From Joseph Salerno: "The sharp decline in the value of the peso does not represent the onset of a so-called 'currency crisis' but rather the very means of resolving a crisis already long underway." A good way to think of crises as not the problem in and of themselves, but the indicator of other underlying factors.
One of the reasons that Kazakhstan and Russia (and others, like Argentina) have jumped into the currency devaluation race is based on a gigantic economic fallacy: the belief that a country's "competitiveness" can be magically spurred through the lowering of relative prices. This thinking is typified in this comment on Russia's managed downward drift:
A more market-based exchange-rate “makes Russia simply more competitive,” Dmitri Fedotkin, an economist at VTB Capital, said yesterday by phone from Moscow. “For the last few months, Russian producers were competitive on the global market. After this devaluation Kazakhstan has matched them.”
The multiple fallacies in this belief include:
1. Competitiveness is based on price alone: Yes, a currency devaluation means that all of a sudden, the relative price of a currency is cheaper than it was, meaning goods that are denominated in that currency are suddenly cheaper. Holding everything else constant, a change in prices should shift the demand curve and increase the demand of good X from country Y. However, in the real world, you can't always hold everything else constant. In particular, countries that produce goods at the margin can't realistically expect to see a huge jump in exports simply because their good X is cheaper; what if Russia's cars are still more expensive than China's? What if Kazakh clothing is still perceived as being of lower-quality than Vietnamese? In this case, monetary price has changed, but actual price (i.e. all of the other considerations that go into what we think of as "price," including time, availability of substitutes, reputation, willingness to pay, etc.) may still be holding firm.
Moreover, this belief totally betrays a lack of understanding of "price," which is not uncommon in relation to policymakers. A market-determined price for something that is low means there is less willingness to pay, or demand is lower. A price that is managed downward does not necessarily mean that there is a shift in demand, but merely a change in the monetary price - much like a minimum wage or price support, the shift of a currency's management (really, a soft price floor) can temporarily disrupt equilibrium until the market clears again - if it's allowed to clear. But market clearance in the currency realm is difficult, because of government management and central bank intervention. So you end up taking a distortion (an already-managed price that markets have settled on as second-best) and add two more on top (sudden change in price, imposed disequilibrium). Keynesians are way off the mark on most things, but in currency markets you might actually see "sticky" prices... because governments apply the tar to make them stick.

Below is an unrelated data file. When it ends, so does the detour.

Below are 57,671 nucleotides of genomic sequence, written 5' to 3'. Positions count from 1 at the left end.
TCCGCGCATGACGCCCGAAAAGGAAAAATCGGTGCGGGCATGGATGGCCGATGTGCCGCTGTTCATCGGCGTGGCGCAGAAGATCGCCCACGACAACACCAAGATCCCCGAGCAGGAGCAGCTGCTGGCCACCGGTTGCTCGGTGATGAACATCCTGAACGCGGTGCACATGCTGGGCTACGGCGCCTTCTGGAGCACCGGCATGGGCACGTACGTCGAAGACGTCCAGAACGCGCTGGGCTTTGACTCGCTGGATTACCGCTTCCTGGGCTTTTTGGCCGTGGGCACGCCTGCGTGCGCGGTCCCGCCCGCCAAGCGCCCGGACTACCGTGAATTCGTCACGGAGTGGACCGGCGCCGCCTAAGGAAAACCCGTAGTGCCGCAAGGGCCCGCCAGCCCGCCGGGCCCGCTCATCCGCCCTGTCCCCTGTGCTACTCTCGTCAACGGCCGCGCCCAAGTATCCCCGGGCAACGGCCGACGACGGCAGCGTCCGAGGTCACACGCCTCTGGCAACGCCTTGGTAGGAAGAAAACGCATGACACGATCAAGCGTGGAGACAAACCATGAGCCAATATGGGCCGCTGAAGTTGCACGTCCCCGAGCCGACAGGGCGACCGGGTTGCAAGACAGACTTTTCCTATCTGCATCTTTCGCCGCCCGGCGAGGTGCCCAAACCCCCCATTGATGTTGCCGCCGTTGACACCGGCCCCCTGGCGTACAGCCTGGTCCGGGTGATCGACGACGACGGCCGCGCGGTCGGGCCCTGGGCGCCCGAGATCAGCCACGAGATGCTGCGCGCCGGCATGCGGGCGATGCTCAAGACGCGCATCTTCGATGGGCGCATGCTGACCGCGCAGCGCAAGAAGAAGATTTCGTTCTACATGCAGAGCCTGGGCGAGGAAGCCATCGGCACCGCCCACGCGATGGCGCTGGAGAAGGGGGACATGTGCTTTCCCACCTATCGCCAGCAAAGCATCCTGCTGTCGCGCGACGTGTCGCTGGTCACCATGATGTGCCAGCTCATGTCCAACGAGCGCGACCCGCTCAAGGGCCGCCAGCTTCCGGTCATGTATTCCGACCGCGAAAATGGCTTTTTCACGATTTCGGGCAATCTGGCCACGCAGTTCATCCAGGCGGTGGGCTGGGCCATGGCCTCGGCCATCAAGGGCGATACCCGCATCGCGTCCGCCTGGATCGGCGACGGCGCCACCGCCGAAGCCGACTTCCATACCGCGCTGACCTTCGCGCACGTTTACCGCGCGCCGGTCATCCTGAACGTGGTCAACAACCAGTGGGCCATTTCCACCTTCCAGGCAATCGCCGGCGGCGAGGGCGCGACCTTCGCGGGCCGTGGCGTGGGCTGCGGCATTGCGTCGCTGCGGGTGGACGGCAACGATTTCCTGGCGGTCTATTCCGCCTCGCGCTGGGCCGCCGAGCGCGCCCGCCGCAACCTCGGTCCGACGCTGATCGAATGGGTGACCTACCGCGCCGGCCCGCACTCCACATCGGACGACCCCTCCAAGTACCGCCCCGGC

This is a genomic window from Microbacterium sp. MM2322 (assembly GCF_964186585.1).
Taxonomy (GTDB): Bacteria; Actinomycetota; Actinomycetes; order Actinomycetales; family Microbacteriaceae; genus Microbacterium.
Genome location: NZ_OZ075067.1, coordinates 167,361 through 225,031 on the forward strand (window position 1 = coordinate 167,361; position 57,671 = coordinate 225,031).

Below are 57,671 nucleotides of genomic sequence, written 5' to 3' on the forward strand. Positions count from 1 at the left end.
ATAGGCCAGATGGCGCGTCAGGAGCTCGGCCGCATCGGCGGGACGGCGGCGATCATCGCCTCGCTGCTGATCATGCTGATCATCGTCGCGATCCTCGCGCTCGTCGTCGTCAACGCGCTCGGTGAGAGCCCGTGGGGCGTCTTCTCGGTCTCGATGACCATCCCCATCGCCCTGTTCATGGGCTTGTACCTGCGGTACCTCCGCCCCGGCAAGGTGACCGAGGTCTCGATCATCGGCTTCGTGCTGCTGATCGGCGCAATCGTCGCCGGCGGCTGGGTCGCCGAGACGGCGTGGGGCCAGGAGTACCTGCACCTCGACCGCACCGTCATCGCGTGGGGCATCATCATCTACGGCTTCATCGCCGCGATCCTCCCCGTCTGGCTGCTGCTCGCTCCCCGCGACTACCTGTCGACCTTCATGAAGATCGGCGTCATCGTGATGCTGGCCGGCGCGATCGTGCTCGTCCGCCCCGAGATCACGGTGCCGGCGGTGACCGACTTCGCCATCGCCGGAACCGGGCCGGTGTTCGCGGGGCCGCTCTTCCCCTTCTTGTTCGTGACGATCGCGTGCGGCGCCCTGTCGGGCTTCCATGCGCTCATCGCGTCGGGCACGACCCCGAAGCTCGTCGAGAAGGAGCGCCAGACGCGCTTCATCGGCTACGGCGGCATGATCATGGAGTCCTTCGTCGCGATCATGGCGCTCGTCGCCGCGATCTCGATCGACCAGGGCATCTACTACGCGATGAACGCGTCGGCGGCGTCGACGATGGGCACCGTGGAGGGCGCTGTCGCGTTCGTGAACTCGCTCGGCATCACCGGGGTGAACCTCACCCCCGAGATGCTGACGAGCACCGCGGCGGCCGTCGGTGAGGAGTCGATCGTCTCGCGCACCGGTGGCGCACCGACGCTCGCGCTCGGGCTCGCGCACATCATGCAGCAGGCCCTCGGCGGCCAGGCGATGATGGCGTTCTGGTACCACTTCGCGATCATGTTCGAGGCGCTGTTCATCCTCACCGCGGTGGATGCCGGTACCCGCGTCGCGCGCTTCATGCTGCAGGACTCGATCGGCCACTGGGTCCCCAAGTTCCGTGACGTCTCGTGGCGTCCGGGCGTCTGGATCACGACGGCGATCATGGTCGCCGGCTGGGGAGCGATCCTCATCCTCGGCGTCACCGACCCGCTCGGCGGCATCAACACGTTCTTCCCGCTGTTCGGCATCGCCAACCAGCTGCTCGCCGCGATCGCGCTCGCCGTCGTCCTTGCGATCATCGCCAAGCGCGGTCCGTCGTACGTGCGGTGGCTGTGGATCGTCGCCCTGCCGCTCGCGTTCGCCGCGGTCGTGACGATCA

2. Competitiveness at the country level is just about temporary relative price changes: Believing that this temporary price change can somehow set a country on the path to righteousness not only ignores all of the other factors that actually go into actual competitiveness, it conflates the two. A country may be able to produce cars cheaper because of worker productivity, not because of cheaper labor. But calling competitiveness as an outcome of cheapening prices, you miss all of the infrastructure, institutions, education, and capital that went into that productivity. You focus on the outcome (relative cheapness!) as opposed to the inputs.
3. Devaluations can happen in a vacuum. Now, there is no sane politician that argues that their move towards devaluation won't have an effect on other countries... in fact, the whole idea of a competitive devaluation is to get in first before the other guy does. However, a key fact in the modern global economy is that no nation, not even North Korea, is autarkic - no one makes everything at home with no interaction with the outside world. In fact, intermediate goods are hugely important, as even a country that makes cars needs the steel (or carbon-fiber or aluminum) from somewhere. And with a currency devaluation, those inputs are now relatively more expensive. So you might not even get the evanescent boost you want, simply because it costs more to buy the steel to make your cars.
So there you have it - devaluation is really not the panacea for all that ills. It's not even good medicine, as it can be an exchange rate-managed way to increase inflation. And what do you get for it? Currency wars and a week of a growth boost. Seems not worth it to me.
I think this is going to be a big deal, actually, as KZ is not only firing a shot across the bow of Russia and its Customs Union partners, but it's also the opening salvo in QE infinity related tightening as well. In their statement explaining the devaluation, the National Bank of Kazakhstan pointed the finger at the Fed:
“As a result of the reductions in quantitative easing in the U.S., capital is flowing from developing markets into developed markets, which has led to pressure on currencies,” the central bank said in the statement.
Now, this begs several questions: